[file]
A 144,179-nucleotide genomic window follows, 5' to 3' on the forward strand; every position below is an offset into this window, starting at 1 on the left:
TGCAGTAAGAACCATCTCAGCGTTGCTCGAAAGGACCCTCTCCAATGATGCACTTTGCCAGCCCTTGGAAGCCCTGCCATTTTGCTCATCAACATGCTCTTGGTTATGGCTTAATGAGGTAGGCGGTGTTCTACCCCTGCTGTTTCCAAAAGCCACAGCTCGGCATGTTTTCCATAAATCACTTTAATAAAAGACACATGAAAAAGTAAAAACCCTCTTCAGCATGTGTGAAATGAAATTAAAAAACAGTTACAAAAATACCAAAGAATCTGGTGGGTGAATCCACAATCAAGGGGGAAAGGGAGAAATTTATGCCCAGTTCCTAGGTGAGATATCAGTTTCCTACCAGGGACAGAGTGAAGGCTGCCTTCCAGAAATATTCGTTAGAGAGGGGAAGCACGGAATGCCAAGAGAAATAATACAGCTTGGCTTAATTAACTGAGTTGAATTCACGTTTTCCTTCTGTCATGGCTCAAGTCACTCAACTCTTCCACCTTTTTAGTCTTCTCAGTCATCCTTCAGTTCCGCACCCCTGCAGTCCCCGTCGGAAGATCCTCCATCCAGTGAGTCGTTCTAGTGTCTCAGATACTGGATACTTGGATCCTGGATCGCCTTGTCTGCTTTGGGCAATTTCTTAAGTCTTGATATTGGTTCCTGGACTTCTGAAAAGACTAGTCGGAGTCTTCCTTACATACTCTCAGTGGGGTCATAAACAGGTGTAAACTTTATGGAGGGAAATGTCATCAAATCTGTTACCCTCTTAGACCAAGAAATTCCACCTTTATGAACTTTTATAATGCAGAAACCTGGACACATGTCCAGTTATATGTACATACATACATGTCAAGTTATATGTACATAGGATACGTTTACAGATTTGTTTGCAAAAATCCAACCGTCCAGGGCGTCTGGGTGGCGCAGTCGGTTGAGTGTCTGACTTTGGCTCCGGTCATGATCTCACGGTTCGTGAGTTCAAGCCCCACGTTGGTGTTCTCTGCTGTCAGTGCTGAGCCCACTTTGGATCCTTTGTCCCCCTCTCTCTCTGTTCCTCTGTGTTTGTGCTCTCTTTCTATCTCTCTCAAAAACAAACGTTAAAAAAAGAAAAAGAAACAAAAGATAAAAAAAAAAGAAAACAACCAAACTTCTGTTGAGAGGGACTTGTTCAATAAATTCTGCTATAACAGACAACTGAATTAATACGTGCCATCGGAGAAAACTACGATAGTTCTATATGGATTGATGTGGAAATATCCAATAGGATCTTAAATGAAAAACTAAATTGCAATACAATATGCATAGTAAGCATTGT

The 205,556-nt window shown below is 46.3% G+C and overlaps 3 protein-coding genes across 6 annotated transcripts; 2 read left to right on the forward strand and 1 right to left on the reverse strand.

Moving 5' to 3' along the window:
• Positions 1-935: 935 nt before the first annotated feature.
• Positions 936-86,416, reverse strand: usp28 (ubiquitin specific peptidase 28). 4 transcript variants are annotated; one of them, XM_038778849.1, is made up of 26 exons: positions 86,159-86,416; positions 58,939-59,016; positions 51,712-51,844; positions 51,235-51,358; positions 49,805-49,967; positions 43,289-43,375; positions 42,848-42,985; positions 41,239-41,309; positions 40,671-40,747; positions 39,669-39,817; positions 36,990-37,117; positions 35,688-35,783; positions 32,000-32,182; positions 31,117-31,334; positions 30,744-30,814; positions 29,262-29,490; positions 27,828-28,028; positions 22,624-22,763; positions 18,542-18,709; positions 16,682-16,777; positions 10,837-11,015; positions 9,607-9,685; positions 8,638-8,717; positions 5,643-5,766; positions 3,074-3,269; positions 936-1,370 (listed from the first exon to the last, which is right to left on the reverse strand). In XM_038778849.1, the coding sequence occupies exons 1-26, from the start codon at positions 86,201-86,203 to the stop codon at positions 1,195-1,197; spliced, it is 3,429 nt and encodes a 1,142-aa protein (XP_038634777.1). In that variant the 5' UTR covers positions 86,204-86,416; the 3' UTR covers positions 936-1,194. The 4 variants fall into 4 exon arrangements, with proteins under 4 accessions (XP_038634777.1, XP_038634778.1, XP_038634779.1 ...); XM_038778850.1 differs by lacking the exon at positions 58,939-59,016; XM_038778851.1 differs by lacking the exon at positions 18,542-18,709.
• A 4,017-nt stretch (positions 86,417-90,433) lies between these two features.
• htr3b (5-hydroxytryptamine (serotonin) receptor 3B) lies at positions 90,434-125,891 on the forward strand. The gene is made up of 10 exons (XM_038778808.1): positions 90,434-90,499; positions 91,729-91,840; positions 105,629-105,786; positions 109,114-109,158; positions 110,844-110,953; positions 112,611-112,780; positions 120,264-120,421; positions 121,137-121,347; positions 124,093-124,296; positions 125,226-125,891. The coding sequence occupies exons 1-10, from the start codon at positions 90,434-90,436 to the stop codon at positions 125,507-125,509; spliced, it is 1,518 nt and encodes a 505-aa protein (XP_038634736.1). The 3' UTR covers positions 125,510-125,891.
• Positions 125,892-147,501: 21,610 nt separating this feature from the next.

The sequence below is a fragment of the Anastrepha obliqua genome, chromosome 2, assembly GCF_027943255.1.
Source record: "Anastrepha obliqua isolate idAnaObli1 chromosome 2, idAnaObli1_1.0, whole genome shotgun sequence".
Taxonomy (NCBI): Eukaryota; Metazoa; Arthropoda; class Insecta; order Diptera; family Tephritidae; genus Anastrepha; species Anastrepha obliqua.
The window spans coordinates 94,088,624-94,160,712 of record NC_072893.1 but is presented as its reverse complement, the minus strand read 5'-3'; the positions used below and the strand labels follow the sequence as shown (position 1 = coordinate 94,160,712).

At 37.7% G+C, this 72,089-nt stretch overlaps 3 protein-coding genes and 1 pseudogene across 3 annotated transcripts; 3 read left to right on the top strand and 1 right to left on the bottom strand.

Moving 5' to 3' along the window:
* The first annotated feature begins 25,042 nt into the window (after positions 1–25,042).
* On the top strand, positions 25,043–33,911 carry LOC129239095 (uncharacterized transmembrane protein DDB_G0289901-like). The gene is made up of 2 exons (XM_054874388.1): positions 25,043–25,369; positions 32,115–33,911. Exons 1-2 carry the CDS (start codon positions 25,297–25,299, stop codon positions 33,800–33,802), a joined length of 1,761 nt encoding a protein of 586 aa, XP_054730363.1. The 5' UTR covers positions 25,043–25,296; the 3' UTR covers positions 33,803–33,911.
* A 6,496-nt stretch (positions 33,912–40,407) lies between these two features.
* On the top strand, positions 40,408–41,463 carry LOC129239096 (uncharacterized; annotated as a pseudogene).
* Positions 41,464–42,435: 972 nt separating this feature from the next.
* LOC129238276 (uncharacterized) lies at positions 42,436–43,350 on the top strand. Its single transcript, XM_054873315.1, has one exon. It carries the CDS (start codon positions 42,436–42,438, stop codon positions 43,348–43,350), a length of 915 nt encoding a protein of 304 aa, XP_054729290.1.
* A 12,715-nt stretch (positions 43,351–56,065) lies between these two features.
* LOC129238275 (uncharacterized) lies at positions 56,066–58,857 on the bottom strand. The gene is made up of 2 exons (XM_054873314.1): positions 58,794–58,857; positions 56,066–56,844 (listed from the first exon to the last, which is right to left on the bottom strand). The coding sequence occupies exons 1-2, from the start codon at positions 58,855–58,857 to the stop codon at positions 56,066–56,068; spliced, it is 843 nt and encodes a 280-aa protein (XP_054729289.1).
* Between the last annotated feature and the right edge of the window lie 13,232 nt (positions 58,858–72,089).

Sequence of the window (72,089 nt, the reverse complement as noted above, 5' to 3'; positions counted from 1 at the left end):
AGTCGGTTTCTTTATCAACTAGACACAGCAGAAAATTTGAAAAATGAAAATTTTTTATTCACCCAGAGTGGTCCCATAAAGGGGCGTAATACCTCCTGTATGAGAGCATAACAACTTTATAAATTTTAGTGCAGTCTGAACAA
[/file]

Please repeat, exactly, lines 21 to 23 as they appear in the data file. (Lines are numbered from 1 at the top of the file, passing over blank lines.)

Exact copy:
* LOC129238276 (uncharacterized) lies at positions 42,436–43,350 on the top strand. Its single transcript, XM_054873315.1, has one exon. It carries the CDS (start codon positions 42,436–42,438, stop codon positions 43,348–43,350), a length of 915 nt encoding a protein of 304 aa, XP_054729290.1.
* A 12,715-nt stretch (positions 43,351–56,065) lies between these two features.
* LOC129238275 (uncharacterized) lies at positions 56,066–58,857 on the bottom strand. The gene is made up of 2 exons (XM_054873314.1): positions 58,794–58,857; positions 56,066–56,844 (listed from the first exon to the last, which is right to left on the bottom strand). The coding sequence occupies exons 1-2, from the start codon at positions 58,855–58,857 to the stop codon at positions 56,066–56,068; spliced, it is 843 nt and encodes a 280-aa protein (XP_054729289.1).